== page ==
Horror at Cannes: Part 2

19 May 2009 at 17:15 (Uncategorized) (, , , , , )

In my previous post, I discussed three of the more exciting horror entries in competition at Cannes, including von Trier’s since premiered Antichrist that has the press in a tither over its scenes of genital mutilation, graphic sex, and talking animals. Of the responses I have read, Manohla Dargis of the New York Times seems to take the fairest approach, meeting the film halfway by viewing it as largely ironic.

But while industry critics continue to reel over von Trier’s inflamatory film and grandiose statements, some films screening out of competition are quietly making a different kind of statement. Specifically, Sam Raimi‘s latest film, Drag Me To Hell, has piqued my interest for its perfectly-timed foreclosure themes. The director of the Evil Dead series takes a break from Spiderman to return to his roots with a horror entry starring Alison Lohman as a loan officer who is cursed after denying an old lady an extension on her home loan payments. Here’s the trailer:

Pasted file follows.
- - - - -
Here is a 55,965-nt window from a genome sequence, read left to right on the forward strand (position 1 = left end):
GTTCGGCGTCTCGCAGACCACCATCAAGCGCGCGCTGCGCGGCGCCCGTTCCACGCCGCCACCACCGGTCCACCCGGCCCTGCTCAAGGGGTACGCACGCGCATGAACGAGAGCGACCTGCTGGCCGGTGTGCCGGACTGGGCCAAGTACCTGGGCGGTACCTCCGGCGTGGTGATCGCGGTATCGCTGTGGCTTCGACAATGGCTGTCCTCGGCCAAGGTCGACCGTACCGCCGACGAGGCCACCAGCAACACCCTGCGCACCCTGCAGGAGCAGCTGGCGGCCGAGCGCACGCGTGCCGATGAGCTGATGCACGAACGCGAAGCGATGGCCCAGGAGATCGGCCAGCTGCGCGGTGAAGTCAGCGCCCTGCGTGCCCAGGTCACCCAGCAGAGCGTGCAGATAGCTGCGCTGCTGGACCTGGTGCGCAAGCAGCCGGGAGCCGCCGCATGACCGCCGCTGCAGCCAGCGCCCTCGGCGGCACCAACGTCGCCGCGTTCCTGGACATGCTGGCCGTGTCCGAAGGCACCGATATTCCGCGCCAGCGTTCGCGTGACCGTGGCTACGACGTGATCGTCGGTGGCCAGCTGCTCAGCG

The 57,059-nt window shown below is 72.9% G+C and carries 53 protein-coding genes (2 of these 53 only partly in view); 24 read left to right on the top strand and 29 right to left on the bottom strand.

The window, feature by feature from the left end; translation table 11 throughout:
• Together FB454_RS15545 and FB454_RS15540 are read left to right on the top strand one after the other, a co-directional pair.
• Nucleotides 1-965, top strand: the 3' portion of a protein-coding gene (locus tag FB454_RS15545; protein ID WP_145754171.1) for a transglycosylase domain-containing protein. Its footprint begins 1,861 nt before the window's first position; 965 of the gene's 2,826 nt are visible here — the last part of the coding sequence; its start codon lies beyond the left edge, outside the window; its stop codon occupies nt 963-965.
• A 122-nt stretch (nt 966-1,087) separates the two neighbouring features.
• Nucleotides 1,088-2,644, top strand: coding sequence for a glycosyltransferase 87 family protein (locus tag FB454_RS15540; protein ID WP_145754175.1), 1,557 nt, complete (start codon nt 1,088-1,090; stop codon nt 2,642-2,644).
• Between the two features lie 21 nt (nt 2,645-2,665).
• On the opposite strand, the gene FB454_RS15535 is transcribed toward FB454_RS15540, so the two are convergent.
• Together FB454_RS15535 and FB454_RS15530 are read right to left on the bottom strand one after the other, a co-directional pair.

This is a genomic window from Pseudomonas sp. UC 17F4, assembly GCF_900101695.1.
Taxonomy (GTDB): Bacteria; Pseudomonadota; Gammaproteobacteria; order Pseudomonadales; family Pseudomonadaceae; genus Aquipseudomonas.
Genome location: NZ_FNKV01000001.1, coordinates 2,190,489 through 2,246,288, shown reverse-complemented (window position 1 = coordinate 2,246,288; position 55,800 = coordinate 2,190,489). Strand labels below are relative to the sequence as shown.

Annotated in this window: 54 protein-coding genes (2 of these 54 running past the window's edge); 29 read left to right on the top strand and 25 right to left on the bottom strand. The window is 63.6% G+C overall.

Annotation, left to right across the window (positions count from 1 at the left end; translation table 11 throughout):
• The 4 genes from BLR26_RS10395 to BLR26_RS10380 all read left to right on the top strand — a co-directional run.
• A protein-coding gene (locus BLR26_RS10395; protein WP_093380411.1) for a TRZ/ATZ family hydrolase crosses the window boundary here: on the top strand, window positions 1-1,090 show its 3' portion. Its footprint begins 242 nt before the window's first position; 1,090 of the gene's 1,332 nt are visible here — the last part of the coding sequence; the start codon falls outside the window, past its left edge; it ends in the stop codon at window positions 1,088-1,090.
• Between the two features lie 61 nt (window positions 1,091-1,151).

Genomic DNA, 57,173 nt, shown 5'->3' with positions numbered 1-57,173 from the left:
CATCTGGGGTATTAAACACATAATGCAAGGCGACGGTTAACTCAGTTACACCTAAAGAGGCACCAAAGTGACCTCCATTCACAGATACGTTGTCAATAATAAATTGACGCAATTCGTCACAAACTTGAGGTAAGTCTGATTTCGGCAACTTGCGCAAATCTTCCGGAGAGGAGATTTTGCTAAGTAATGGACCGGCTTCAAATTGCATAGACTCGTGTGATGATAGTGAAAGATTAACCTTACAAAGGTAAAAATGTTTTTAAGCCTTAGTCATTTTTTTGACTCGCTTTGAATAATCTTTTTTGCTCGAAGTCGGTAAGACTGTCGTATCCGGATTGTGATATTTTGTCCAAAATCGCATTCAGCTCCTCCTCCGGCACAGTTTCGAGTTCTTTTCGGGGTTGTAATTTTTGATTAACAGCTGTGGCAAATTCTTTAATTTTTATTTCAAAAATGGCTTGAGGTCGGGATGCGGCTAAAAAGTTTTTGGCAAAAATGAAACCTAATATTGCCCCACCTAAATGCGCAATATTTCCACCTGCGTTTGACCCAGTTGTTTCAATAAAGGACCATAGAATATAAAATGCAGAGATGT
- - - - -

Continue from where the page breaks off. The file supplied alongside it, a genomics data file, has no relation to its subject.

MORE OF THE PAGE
Talk about tapping into the cultural zeitgeist! The conceit has a lot of potential to critique America’s ownership society, though I worry that the centrality of the Lohman character will personalize these issues in a way that depoliticizes them. Then again I like the framing of Lohman’s motivations as an effort to move up the corporate ladder, and the trailer seems to deliberately reference gender biases by mentioning a male rival with less experience. Still, I’m wary of how the film will approach issues of class and ethnicity, given the old woman’s Eastern European accent and grotesque make-up. But a peak at the film’s poster suggests that the film may be socially aware:

Drag Me to Hells poster, taken from iwatchstuff.com.

Drag Me to Hell's poster, taken from iwatchstuff.com.

I’m struck by the background images of large, sepia-toned houses, as well as Lohman’s business-attire wardrobe. Such details point to a conscious effort on the filmmakers’ parts to comment on the role of excess in the flailing economy.

It’s exciting to see a filmmaker translating the current economic crisis into a horrific fable, and the buzz from preview showings has been universally positive. Luckily for me, I won’t have to wait long for this one to hit theaters: Drag Me to Hell is slated for release May 29th after its Cannes screening.


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